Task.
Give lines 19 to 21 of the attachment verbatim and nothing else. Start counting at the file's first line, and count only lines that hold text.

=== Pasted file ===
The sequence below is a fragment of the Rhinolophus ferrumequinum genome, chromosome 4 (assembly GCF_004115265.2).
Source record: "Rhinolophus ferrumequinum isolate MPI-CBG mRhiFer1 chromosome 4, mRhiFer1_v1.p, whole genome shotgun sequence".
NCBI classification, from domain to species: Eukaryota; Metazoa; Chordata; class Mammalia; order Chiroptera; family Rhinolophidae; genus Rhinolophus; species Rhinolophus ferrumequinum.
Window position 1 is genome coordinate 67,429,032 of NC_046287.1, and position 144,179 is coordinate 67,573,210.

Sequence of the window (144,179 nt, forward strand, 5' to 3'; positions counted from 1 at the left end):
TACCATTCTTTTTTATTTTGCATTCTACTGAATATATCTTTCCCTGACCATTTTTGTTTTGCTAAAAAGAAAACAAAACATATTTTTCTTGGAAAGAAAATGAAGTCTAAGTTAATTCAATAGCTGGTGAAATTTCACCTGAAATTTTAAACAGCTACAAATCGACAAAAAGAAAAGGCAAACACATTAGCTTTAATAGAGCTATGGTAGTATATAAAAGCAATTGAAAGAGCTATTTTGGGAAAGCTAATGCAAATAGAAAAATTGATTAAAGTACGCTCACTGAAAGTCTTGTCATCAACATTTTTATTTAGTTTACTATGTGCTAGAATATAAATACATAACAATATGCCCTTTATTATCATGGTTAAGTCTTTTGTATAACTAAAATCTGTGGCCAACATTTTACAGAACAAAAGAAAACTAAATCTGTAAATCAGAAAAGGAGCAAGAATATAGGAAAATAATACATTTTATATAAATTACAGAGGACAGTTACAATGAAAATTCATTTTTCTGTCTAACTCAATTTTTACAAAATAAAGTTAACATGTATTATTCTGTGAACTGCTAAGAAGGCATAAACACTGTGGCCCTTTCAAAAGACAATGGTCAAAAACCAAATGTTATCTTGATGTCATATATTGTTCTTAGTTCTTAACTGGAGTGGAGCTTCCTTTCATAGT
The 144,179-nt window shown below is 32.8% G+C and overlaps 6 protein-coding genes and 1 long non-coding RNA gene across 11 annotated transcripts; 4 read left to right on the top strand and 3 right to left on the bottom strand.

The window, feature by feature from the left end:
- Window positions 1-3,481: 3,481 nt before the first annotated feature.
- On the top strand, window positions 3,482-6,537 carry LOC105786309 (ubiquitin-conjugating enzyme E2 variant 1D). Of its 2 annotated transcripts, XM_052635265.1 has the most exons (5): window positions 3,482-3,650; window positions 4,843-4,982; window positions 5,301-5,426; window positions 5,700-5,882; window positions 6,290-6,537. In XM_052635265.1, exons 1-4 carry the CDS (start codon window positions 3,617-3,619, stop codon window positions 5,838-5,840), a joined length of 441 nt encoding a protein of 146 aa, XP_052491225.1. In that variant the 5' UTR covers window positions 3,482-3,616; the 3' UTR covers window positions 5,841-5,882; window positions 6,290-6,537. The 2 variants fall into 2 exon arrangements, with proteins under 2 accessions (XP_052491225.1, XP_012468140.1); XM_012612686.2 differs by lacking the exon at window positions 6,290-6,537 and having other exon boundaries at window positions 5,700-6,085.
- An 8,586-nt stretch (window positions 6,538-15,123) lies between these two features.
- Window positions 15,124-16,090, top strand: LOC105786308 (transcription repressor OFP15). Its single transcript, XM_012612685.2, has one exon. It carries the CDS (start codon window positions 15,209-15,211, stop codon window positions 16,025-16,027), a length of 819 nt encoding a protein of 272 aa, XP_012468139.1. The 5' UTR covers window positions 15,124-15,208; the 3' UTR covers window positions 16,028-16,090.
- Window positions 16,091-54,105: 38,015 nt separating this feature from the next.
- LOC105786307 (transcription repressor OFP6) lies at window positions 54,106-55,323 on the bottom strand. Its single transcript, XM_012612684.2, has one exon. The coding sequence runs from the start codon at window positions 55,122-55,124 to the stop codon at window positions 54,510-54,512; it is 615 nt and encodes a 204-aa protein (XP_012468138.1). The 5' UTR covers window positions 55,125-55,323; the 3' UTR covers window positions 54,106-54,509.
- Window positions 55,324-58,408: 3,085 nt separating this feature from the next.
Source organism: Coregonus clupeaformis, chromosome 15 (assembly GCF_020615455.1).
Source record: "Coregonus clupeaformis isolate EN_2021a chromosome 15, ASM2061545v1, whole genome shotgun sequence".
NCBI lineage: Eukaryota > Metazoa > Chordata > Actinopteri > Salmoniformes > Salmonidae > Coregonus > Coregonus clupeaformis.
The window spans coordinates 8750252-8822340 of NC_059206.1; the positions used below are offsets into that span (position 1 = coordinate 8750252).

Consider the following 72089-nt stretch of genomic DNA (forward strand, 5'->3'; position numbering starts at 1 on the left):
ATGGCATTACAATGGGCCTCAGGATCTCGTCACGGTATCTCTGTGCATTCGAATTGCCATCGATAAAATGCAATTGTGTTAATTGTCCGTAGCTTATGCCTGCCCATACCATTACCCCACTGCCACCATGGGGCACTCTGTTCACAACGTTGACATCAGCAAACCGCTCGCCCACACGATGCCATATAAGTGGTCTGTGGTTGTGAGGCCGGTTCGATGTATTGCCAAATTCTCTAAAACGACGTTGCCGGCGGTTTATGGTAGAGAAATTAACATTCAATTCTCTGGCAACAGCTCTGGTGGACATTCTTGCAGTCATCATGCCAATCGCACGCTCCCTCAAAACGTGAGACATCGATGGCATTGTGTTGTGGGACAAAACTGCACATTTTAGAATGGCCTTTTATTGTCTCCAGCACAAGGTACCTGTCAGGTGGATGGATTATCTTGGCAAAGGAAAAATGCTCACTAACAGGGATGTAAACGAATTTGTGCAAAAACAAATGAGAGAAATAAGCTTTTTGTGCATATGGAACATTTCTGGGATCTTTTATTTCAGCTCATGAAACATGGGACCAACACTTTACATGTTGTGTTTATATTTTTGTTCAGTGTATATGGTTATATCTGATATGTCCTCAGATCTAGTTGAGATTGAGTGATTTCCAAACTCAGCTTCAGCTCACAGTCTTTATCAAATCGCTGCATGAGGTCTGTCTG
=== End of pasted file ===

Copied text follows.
The window spans coordinates 8750252-8822340 of NC_059206.1; the positions used below are offsets into that span (position 1 = coordinate 8750252).

Consider the following 72089-nt stretch of genomic DNA (forward strand, 5'->3'; position numbering starts at 1 on the left):
ATGGCATTACAATGGGCCTCAGGATCTCGTCACGGTATCTCTGTGCATTCGAATTGCCATCGATAAAATGCAATTGTGTTAATTGTCCGTAGCTTATGCCTGCCCATACCATTACCCCACTGCCACCATGGGGCACTCTGTTCACAACGTTGACATCAGCAAACCGCTCGCCCACACGATGCCATATAAGTGGTCTGTGGTTGTGAGGCCGGTTCGATGTATTGCCAAATTCTCTAAAACGACGTTGCCGGCGGTTTATGGTAGAGAAATTAACATTCAATTCTCTGGCAACAGCTCTGGTGGACATTCTTGCAGTCATCATGCCAATCGCACGCTCCCTCAAAACGTGAGACATCGATGGCATTGTGTTGTGGGACAAAACTGCACATTTTAGAATGGCCTTTTATTGTCTCCAGCACAAGGTACCTGTCAGGTGGATGGATTATCTTGGCAAAGGAAAAATGCTCACTAACAGGGATGTAAACGAATTTGTGCAAAAACAAATGAGAGAAATAAGCTTTTTGTGCATATGGAACATTTCTGGGATCTTTTATTTCAGCTCATGAAACATGGGACCAACACTTTACATGTTGTGTTTATATTTTTGTTCAGTGTATATGGTTATATCTGATATGTCCTCAGATCTAGTTGAGATTGAGTGATTTCCAAACTCAGCTTCAGCTCACAGTCTTTATCAAATCGCTGCATGAGGTCTGTCTG